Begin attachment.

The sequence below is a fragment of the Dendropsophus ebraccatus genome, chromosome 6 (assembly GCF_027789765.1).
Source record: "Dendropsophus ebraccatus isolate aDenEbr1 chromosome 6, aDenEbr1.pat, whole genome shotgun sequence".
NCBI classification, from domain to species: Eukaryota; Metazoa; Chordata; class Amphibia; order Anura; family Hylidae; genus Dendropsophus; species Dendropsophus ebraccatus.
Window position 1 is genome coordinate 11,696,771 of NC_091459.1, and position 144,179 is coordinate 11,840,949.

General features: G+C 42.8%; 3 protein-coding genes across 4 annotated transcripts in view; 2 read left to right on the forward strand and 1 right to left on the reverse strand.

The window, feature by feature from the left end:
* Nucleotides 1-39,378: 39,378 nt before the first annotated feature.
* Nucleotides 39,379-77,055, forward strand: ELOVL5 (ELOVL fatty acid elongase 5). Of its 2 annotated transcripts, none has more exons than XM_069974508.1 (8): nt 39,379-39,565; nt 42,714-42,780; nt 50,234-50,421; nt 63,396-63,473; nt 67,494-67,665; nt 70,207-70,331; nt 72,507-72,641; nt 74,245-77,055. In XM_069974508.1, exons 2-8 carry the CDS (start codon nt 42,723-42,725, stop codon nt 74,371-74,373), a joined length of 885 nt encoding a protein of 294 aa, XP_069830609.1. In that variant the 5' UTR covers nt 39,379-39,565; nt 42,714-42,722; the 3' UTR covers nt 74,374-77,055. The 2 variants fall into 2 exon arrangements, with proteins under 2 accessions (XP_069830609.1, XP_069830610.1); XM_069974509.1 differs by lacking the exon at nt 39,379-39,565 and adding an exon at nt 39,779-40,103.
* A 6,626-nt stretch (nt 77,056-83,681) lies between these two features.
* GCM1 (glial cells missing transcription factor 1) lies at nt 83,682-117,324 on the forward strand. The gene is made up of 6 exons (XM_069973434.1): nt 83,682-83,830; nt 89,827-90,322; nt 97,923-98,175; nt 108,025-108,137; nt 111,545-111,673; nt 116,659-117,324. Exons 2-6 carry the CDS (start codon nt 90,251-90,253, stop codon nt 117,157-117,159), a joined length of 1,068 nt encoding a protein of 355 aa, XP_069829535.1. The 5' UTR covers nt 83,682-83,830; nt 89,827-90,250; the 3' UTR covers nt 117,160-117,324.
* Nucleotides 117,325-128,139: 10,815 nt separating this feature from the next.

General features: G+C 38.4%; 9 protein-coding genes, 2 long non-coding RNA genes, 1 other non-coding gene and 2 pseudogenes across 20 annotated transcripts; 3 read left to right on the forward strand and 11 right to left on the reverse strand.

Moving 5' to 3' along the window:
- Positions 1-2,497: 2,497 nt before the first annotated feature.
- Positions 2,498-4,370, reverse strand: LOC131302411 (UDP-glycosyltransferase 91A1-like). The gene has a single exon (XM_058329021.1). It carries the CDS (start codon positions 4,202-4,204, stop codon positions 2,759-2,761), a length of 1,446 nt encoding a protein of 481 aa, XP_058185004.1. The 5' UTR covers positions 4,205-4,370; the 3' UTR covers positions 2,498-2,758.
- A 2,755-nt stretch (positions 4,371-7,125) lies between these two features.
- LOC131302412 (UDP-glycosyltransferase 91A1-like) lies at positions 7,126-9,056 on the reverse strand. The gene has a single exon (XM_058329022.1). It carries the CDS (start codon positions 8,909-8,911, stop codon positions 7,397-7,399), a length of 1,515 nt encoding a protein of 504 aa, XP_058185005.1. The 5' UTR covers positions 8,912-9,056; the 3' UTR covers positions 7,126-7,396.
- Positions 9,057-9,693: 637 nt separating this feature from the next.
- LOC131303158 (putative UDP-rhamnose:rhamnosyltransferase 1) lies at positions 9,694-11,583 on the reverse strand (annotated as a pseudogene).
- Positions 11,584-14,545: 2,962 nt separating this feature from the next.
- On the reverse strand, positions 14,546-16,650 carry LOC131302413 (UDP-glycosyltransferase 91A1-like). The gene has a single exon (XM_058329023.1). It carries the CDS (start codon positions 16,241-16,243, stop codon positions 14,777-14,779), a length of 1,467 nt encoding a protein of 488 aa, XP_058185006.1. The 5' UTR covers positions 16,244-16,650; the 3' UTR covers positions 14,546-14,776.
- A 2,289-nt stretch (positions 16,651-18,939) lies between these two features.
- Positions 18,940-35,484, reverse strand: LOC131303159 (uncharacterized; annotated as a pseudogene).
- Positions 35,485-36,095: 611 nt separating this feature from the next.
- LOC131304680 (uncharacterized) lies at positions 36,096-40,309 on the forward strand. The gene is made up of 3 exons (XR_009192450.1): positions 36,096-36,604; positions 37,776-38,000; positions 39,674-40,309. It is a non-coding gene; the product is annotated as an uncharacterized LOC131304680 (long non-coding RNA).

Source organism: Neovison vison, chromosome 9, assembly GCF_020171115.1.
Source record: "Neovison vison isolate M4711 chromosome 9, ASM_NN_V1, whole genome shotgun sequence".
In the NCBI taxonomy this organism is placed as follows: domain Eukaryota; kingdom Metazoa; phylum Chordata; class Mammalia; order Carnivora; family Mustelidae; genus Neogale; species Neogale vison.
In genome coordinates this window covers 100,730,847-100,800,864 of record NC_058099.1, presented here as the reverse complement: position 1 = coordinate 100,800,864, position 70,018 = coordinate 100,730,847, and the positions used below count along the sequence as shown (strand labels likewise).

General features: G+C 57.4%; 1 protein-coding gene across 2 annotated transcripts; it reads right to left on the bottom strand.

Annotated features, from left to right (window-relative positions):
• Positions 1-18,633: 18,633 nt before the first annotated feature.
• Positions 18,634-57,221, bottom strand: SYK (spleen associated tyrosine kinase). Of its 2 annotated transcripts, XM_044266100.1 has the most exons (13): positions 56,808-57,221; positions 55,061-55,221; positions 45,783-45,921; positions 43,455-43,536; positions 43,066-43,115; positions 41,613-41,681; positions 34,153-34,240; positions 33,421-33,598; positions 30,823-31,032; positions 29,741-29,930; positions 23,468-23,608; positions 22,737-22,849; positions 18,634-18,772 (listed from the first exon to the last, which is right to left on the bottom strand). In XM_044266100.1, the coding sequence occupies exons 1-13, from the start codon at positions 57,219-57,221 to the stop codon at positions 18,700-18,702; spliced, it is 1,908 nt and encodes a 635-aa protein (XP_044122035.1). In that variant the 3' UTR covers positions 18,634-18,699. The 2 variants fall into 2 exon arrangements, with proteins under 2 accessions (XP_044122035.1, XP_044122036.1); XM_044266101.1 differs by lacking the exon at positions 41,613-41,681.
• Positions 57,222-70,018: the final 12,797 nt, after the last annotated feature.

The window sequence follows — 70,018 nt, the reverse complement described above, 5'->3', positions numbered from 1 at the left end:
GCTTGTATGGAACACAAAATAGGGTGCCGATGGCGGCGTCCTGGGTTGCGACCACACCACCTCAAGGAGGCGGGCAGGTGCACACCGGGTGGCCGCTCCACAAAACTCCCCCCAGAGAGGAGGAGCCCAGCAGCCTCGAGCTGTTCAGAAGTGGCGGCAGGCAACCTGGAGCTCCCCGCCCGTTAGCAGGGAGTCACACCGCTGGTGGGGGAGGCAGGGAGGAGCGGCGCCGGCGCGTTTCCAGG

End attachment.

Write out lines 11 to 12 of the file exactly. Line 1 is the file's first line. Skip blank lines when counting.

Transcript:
* Nucleotides 117,325-128,139: 10,815 nt separating this feature from the next.

General features: G+C 38.4%; 9 protein-coding genes, 2 long non-coding RNA genes, 1 other non-coding gene and 2 pseudogenes across 20 annotated transcripts; 3 read left to right on the forward strand and 11 right to left on the reverse strand.